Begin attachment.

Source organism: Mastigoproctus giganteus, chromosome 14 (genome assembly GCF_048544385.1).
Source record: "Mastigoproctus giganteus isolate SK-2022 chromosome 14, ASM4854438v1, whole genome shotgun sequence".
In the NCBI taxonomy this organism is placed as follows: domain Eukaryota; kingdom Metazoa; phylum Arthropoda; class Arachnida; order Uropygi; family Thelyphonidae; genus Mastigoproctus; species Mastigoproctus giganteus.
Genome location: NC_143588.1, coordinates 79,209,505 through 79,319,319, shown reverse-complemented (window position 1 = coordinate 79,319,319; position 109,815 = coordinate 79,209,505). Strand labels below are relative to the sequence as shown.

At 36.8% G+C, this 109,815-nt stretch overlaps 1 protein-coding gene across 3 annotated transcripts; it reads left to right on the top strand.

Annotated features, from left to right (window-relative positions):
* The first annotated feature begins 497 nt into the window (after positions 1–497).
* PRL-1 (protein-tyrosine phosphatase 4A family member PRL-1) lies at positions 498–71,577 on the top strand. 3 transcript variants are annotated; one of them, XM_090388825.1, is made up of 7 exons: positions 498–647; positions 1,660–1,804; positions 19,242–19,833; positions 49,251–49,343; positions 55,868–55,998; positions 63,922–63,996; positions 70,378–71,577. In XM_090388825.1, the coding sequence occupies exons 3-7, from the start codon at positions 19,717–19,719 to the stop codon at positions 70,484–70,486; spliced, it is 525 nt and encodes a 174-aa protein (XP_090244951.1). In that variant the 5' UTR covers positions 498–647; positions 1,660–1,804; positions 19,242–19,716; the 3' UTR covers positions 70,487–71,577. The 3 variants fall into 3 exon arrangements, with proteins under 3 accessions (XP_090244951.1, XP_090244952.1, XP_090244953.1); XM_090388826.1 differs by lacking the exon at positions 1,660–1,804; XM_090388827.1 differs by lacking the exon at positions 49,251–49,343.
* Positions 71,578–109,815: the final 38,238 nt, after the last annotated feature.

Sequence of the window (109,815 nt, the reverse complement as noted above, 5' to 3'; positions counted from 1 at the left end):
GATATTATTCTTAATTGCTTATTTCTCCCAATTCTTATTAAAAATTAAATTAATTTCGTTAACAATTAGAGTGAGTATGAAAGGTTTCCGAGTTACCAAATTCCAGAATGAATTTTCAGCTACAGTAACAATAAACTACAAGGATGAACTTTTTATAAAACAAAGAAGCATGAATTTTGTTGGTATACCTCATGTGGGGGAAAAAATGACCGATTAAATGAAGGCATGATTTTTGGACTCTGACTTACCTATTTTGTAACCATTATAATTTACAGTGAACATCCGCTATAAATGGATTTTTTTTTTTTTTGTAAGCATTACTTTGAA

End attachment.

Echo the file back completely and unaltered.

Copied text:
Source organism: Mastigoproctus giganteus, chromosome 14 (genome assembly GCF_048544385.1).
Source record: "Mastigoproctus giganteus isolate SK-2022 chromosome 14, ASM4854438v1, whole genome shotgun sequence".
In the NCBI taxonomy this organism is placed as follows: domain Eukaryota; kingdom Metazoa; phylum Arthropoda; class Arachnida; order Uropygi; family Thelyphonidae; genus Mastigoproctus; species Mastigoproctus giganteus.
Genome location: NC_143588.1, coordinates 79,209,505 through 79,319,319, shown reverse-complemented (window position 1 = coordinate 79,319,319; position 109,815 = coordinate 79,209,505). Strand labels below are relative to the sequence as shown.

At 36.8% G+C, this 109,815-nt stretch overlaps 1 protein-coding gene across 3 annotated transcripts; it reads left to right on the top strand.

Annotated features, from left to right (window-relative positions):
* The first annotated feature begins 497 nt into the window (after positions 1–497).
* PRL-1 (protein-tyrosine phosphatase 4A family member PRL-1) lies at positions 498–71,577 on the top strand. 3 transcript variants are annotated; one of them, XM_090388825.1, is made up of 7 exons: positions 498–647; positions 1,660–1,804; positions 19,242–19,833; positions 49,251–49,343; positions 55,868–55,998; positions 63,922–63,996; positions 70,378–71,577. In XM_090388825.1, the coding sequence occupies exons 3-7, from the start codon at positions 19,717–19,719 to the stop codon at positions 70,484–70,486; spliced, it is 525 nt and encodes a 174-aa protein (XP_090244951.1). In that variant the 5' UTR covers positions 498–647; positions 1,660–1,804; positions 19,242–19,716; the 3' UTR covers positions 70,487–71,577. The 3 variants fall into 3 exon arrangements, with proteins under 3 accessions (XP_090244951.1, XP_090244952.1, XP_090244953.1); XM_090388826.1 differs by lacking the exon at positions 1,660–1,804; XM_090388827.1 differs by lacking the exon at positions 49,251–49,343.
* Positions 71,578–109,815: the final 38,238 nt, after the last annotated feature.

Sequence of the window (109,815 nt, the reverse complement as noted above, 5' to 3'; positions counted from 1 at the left end):
GATATTATTCTTAATTGCTTATTTCTCCCAATTCTTATTAAAAATTAAATTAATTTCGTTAACAATTAGAGTGAGTATGAAAGGTTTCCGAGTTACCAAATTCCAGAATGAATTTTCAGCTACAGTAACAATAAACTACAAGGATGAACTTTTTATAAAACAAAGAAGCATGAATTTTGTTGGTATACCTCATGTGGGGGAAAAAATGACCGATTAAATGAAGGCATGATTTTTGGACTCTGACTTACCTATTTTGTAACCATTATAATTTACAGTGAACATCCGCTATAAATGGATTTTTTTTTTTTTTGTAAGCATTACTTTGAA